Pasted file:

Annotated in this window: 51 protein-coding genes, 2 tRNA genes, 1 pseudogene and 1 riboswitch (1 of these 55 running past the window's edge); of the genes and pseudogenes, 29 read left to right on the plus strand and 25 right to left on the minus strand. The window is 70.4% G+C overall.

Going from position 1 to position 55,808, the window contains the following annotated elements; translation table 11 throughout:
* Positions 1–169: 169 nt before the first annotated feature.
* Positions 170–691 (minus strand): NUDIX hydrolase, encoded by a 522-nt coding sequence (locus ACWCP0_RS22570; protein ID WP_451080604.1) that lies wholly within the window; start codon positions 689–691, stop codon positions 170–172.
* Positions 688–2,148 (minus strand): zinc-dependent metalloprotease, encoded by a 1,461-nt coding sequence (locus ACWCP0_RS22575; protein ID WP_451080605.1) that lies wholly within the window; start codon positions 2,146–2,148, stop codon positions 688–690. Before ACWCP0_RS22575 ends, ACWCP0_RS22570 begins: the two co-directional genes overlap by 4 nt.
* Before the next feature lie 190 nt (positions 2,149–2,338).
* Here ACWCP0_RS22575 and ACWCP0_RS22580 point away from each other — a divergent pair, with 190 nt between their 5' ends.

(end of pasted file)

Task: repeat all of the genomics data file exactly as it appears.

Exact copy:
Annotated in this window: 51 protein-coding genes, 2 tRNA genes, 1 pseudogene and 1 riboswitch (1 of these 55 running past the window's edge); of the genes and pseudogenes, 29 read left to right on the plus strand and 25 right to left on the minus strand. The window is 70.4% G+C overall.

Going from position 1 to position 55,808, the window contains the following annotated elements; translation table 11 throughout:
* Positions 1–169: 169 nt before the first annotated feature.
* Positions 170–691 (minus strand): NUDIX hydrolase, encoded by a 522-nt coding sequence (locus ACWCP0_RS22570; protein ID WP_451080604.1) that lies wholly within the window; start codon positions 689–691, stop codon positions 170–172.
* Positions 688–2,148 (minus strand): zinc-dependent metalloprotease, encoded by a 1,461-nt coding sequence (locus ACWCP0_RS22575; protein ID WP_451080605.1) that lies wholly within the window; start codon positions 2,146–2,148, stop codon positions 688–690. Before ACWCP0_RS22575 ends, ACWCP0_RS22570 begins: the two co-directional genes overlap by 4 nt.
* Before the next feature lie 190 nt (positions 2,149–2,338).
* Here ACWCP0_RS22575 and ACWCP0_RS22580 point away from each other — a divergent pair, with 190 nt between their 5' ends.